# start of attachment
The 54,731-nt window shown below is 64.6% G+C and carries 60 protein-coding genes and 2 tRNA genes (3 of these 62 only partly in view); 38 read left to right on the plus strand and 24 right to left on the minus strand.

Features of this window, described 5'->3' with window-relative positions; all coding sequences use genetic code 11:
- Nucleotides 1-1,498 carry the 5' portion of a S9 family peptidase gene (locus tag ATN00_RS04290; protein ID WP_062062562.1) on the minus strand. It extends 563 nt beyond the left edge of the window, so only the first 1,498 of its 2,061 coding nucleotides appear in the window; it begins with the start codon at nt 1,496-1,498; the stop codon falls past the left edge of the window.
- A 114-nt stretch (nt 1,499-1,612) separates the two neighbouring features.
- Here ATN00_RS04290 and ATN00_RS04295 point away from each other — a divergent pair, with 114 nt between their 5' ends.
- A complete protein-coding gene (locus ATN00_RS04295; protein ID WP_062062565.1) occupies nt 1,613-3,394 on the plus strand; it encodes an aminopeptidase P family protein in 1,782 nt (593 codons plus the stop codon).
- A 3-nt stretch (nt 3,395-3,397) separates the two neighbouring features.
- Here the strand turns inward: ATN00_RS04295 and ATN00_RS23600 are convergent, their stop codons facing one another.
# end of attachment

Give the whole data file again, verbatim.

The 54,731-nt window shown below is 64.6% G+C and carries 60 protein-coding genes and 2 tRNA genes (3 of these 62 only partly in view); 38 read left to right on the plus strand and 24 right to left on the minus strand.

Features of this window, described 5'->3' with window-relative positions; all coding sequences use genetic code 11:
- Nucleotides 1-1,498 carry the 5' portion of a S9 family peptidase gene (locus tag ATN00_RS04290; protein ID WP_062062562.1) on the minus strand. It extends 563 nt beyond the left edge of the window, so only the first 1,498 of its 2,061 coding nucleotides appear in the window; it begins with the start codon at nt 1,496-1,498; the stop codon falls past the left edge of the window.
- A 114-nt stretch (nt 1,499-1,612) separates the two neighbouring features.
- Here ATN00_RS04290 and ATN00_RS04295 point away from each other — a divergent pair, with 114 nt between their 5' ends.
- A complete protein-coding gene (locus ATN00_RS04295; protein ID WP_062062565.1) occupies nt 1,613-3,394 on the plus strand; it encodes an aminopeptidase P family protein in 1,782 nt (593 codons plus the stop codon).
- A 3-nt stretch (nt 3,395-3,397) separates the two neighbouring features.
- Here the strand turns inward: ATN00_RS04295 and ATN00_RS23600 are convergent, their stop codons facing one another.